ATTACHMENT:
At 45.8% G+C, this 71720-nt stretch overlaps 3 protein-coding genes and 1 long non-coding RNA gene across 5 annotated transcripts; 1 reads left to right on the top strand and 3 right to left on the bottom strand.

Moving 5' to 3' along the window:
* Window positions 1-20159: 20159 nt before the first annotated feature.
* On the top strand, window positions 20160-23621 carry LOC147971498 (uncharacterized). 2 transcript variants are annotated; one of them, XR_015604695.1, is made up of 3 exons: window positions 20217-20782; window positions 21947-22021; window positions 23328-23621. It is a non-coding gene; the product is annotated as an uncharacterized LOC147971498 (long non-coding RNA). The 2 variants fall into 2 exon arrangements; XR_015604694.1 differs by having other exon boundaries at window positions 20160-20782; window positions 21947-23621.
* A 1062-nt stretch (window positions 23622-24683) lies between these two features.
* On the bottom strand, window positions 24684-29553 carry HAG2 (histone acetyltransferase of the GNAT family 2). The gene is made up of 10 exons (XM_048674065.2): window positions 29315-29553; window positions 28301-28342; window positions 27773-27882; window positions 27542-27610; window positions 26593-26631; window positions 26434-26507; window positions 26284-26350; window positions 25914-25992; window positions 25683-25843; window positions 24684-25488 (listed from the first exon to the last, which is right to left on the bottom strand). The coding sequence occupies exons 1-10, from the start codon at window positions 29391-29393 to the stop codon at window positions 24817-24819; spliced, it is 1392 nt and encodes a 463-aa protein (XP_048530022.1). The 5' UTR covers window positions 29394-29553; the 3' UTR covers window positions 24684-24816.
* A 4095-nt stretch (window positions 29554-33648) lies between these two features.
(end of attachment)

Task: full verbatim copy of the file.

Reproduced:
At 45.8% G+C, this 71720-nt stretch overlaps 3 protein-coding genes and 1 long non-coding RNA gene across 5 annotated transcripts; 1 reads left to right on the top strand and 3 right to left on the bottom strand.

Moving 5' to 3' along the window:
* Window positions 1-20159: 20159 nt before the first annotated feature.
* On the top strand, window positions 20160-23621 carry LOC147971498 (uncharacterized). 2 transcript variants are annotated; one of them, XR_015604695.1, is made up of 3 exons: window positions 20217-20782; window positions 21947-22021; window positions 23328-23621. It is a non-coding gene; the product is annotated as an uncharacterized LOC147971498 (long non-coding RNA). The 2 variants fall into 2 exon arrangements; XR_015604694.1 differs by having other exon boundaries at window positions 20160-20782; window positions 21947-23621.
* A 1062-nt stretch (window positions 23622-24683) lies between these two features.
* On the bottom strand, window positions 24684-29553 carry HAG2 (histone acetyltransferase of the GNAT family 2). The gene is made up of 10 exons (XM_048674065.2): window positions 29315-29553; window positions 28301-28342; window positions 27773-27882; window positions 27542-27610; window positions 26593-26631; window positions 26434-26507; window positions 26284-26350; window positions 25914-25992; window positions 25683-25843; window positions 24684-25488 (listed from the first exon to the last, which is right to left on the bottom strand). The coding sequence occupies exons 1-10, from the start codon at window positions 29391-29393 to the stop codon at window positions 24817-24819; spliced, it is 1392 nt and encodes a 463-aa protein (XP_048530022.1). The 5' UTR covers window positions 29394-29553; the 3' UTR covers window positions 24684-24816.
* A 4095-nt stretch (window positions 29554-33648) lies between these two features.